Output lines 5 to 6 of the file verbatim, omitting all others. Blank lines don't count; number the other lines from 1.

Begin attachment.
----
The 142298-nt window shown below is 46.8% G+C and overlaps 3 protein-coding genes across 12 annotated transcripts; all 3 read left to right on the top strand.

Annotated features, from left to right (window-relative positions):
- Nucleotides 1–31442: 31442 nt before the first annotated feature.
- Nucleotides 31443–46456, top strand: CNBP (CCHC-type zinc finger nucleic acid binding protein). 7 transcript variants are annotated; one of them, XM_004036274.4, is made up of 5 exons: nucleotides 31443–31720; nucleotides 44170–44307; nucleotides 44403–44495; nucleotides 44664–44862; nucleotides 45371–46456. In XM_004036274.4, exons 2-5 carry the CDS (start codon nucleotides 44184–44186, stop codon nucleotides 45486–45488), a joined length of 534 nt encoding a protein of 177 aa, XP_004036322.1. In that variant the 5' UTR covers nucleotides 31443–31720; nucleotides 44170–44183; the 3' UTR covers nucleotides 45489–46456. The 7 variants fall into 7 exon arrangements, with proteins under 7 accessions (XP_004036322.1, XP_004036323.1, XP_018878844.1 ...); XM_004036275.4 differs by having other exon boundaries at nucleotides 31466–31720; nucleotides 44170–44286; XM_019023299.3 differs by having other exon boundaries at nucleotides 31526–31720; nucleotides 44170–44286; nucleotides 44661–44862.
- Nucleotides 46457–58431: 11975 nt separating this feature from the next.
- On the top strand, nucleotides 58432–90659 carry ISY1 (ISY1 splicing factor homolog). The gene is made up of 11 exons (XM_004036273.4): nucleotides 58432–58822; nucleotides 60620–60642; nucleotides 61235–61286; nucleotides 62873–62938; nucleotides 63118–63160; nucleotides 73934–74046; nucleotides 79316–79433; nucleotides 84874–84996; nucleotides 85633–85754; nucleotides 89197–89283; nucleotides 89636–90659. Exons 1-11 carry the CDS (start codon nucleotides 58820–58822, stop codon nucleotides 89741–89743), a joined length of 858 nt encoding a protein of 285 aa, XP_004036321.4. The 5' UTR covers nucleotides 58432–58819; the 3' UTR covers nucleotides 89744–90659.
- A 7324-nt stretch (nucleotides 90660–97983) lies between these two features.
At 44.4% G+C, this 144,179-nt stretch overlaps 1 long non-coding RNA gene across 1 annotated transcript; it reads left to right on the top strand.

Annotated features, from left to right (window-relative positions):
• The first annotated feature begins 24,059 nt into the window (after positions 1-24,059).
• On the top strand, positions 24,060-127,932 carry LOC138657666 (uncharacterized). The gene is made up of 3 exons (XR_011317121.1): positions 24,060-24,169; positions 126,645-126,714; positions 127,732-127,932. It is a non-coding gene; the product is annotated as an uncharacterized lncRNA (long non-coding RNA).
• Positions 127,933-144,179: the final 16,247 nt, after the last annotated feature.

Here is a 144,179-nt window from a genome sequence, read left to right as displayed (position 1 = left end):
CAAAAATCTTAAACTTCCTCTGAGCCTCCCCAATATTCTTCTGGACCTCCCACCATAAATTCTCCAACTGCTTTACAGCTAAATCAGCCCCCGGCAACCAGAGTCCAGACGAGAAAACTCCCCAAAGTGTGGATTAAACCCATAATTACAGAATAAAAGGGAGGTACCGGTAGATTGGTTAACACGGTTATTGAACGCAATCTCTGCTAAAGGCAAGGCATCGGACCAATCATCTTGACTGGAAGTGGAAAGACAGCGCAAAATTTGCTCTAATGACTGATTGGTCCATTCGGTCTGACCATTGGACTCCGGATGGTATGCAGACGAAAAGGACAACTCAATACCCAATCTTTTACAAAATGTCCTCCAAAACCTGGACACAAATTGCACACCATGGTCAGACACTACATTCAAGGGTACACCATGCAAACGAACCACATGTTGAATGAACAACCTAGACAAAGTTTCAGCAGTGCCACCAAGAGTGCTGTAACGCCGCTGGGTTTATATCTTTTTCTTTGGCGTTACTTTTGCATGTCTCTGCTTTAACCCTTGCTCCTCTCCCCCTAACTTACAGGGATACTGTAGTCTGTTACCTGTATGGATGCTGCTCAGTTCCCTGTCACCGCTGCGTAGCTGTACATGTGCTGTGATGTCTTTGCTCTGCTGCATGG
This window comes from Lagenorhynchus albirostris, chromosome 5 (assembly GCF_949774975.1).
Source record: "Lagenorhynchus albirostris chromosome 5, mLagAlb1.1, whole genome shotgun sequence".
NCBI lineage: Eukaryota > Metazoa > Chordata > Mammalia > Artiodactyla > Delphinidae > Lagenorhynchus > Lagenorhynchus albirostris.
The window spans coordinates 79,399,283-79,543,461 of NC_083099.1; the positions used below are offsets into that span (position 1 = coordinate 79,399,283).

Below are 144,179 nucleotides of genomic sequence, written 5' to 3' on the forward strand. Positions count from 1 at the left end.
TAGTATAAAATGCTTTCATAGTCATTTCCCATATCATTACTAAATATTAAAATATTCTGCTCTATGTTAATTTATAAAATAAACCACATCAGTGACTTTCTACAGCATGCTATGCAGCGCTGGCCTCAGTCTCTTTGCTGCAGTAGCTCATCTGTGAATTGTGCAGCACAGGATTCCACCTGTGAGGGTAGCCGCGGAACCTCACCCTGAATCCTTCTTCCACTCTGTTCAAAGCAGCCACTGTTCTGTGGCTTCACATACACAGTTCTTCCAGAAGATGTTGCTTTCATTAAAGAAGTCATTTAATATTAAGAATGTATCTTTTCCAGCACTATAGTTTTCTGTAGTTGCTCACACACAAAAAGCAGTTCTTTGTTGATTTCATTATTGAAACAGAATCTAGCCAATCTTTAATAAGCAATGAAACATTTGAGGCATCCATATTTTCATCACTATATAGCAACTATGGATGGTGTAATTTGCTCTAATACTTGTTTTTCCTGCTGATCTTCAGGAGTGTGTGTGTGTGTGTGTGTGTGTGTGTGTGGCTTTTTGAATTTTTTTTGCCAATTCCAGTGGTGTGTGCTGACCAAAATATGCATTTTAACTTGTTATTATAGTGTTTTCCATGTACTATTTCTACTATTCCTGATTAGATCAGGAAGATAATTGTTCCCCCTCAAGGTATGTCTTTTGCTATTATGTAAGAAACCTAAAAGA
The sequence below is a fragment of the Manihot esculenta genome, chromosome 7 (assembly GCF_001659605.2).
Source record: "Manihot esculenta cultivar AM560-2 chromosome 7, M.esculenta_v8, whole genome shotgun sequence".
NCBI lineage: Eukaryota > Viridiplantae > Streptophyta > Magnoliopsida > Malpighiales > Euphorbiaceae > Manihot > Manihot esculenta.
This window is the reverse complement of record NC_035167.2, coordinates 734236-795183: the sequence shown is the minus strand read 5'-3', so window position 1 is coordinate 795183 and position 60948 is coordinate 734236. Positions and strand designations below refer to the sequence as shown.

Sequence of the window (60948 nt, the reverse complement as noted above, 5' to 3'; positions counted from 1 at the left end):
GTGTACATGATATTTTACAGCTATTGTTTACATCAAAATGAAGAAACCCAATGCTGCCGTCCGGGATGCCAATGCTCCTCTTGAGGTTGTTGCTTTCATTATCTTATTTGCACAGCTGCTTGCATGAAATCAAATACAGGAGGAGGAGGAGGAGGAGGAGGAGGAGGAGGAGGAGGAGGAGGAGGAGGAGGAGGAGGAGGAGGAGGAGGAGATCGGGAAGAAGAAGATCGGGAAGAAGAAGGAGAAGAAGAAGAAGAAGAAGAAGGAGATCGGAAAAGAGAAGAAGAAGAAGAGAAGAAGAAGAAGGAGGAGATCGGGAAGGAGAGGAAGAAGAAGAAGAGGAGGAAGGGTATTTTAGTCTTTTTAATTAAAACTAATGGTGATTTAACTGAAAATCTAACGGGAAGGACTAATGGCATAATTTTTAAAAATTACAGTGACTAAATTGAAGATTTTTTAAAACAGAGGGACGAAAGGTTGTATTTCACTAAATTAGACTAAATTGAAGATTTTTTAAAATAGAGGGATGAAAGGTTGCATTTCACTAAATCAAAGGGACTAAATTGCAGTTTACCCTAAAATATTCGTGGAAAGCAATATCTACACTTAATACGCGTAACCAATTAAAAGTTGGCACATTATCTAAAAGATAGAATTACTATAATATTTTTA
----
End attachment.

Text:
- Nucleotides 46457–58431: 11975 nt separating this feature from the next.
- On the top strand, nucleotides 58432–90659 carry ISY1 (ISY1 splicing factor homolog). The gene is made up of 11 exons (XM_004036273.4): nucleotides 58432–58822; nucleotides 60620–60642; nucleotides 61235–61286; nucleotides 62873–62938; nucleotides 63118–63160; nucleotides 73934–74046; nucleotides 79316–79433; nucleotides 84874–84996; nucleotides 85633–85754; nucleotides 89197–89283; nucleotides 89636–90659. Exons 1-11 carry the CDS (start codon nucleotides 58820–58822, stop codon nucleotides 89741–89743), a joined length of 858 nt encoding a protein of 285 aa, XP_004036321.4. The 5' UTR covers nucleotides 58432–58819; the 3' UTR covers nucleotides 89744–90659.